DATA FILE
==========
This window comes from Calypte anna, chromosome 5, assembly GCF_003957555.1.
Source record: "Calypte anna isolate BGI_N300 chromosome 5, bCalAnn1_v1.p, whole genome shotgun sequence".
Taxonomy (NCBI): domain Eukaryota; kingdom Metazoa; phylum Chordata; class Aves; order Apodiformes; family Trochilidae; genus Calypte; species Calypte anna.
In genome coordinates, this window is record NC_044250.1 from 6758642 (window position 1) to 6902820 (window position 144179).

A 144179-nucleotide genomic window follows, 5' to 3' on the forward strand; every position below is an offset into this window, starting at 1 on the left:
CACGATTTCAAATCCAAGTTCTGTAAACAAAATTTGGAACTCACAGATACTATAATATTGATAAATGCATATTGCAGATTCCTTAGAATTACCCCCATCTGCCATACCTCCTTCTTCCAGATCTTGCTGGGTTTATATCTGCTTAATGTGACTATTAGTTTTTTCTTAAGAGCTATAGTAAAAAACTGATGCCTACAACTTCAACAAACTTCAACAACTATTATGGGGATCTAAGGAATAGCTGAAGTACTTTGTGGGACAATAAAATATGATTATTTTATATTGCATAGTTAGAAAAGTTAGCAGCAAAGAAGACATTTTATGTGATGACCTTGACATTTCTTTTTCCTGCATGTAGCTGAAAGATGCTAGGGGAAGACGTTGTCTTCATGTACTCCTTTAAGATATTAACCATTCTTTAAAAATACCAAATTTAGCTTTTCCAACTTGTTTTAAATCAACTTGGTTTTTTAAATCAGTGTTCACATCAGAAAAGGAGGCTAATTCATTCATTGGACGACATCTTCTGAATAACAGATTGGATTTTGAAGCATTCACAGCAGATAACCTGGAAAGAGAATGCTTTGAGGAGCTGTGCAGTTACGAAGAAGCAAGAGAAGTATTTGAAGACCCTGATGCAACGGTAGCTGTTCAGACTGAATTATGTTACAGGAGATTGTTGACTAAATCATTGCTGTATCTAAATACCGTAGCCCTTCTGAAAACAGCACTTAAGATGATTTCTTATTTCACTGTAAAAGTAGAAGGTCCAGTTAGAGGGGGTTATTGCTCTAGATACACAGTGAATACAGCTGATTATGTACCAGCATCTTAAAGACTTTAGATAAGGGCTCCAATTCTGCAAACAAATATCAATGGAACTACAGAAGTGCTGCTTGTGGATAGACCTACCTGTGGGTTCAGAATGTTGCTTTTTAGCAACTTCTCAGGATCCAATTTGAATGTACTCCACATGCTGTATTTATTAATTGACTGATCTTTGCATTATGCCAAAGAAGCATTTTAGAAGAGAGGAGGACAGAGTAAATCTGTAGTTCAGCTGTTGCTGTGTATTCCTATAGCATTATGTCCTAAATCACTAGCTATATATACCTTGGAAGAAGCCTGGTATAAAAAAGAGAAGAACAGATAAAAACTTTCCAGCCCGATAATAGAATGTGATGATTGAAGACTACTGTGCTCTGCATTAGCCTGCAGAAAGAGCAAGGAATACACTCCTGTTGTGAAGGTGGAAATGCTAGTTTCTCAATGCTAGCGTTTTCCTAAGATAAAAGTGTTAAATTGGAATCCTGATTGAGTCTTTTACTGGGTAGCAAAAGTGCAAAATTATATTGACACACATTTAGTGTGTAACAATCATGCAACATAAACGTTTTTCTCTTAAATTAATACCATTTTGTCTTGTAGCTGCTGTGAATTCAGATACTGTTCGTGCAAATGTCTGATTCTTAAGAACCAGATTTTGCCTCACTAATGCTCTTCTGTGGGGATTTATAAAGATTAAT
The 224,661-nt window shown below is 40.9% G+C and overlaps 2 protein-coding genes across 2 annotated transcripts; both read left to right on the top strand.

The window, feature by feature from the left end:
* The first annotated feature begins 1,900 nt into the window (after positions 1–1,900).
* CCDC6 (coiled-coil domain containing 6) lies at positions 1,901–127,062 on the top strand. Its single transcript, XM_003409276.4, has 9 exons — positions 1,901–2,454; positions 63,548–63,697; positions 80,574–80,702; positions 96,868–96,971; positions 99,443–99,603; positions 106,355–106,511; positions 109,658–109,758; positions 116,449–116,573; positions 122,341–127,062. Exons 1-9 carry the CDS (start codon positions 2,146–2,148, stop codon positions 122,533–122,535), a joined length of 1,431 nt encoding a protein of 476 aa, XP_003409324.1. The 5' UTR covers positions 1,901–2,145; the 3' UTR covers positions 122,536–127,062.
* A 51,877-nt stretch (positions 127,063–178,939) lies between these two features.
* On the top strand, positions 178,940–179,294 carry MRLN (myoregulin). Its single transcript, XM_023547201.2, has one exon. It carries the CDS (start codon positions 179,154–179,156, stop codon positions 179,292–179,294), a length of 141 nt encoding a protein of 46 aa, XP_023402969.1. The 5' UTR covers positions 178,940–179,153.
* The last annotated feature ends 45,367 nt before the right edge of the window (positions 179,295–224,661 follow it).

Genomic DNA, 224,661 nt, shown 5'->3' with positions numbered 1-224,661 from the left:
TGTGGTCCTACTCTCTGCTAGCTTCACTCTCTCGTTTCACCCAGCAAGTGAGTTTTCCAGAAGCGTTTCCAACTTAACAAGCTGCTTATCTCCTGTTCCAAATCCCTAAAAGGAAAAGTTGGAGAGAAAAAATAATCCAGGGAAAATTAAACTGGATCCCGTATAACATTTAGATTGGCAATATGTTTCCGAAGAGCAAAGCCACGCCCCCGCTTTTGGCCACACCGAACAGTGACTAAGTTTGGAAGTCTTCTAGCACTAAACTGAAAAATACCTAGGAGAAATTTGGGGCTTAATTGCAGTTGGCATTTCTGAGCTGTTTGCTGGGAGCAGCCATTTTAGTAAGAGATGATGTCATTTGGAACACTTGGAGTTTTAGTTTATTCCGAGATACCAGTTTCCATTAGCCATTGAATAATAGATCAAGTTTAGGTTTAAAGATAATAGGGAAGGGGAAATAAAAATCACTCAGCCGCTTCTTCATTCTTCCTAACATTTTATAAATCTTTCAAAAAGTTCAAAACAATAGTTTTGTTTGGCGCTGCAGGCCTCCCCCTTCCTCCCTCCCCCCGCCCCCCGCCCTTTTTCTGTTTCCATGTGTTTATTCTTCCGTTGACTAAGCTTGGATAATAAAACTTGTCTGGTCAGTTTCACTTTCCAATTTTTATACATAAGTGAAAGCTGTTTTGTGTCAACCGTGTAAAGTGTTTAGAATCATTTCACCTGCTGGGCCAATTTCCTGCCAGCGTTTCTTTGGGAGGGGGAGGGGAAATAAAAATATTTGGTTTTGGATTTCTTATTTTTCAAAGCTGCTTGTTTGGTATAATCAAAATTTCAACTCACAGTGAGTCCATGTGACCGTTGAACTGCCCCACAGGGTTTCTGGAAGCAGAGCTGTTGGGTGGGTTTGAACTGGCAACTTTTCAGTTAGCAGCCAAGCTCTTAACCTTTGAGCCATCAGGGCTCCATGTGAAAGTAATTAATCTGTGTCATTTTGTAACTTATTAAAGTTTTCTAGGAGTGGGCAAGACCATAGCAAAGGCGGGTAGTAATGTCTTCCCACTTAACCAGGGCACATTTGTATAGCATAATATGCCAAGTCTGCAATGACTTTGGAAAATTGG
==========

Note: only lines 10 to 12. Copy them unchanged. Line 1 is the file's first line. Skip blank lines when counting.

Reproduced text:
* CCDC6 (coiled-coil domain containing 6) lies at positions 1,901–127,062 on the top strand. Its single transcript, XM_003409276.4, has 9 exons — positions 1,901–2,454; positions 63,548–63,697; positions 80,574–80,702; positions 96,868–96,971; positions 99,443–99,603; positions 106,355–106,511; positions 109,658–109,758; positions 116,449–116,573; positions 122,341–127,062. Exons 1-9 carry the CDS (start codon positions 2,146–2,148, stop codon positions 122,533–122,535), a joined length of 1,431 nt encoding a protein of 476 aa, XP_003409324.1. The 5' UTR covers positions 1,901–2,145; the 3' UTR covers positions 122,536–127,062.
* A 51,877-nt stretch (positions 127,063–178,939) lies between these two features.
* On the top strand, positions 178,940–179,294 carry MRLN (myoregulin). Its single transcript, XM_023547201.2, has one exon. It carries the CDS (start codon positions 179,154–179,156, stop codon positions 179,292–179,294), a length of 141 nt encoding a protein of 46 aa, XP_023402969.1. The 5' UTR covers positions 178,940–179,153.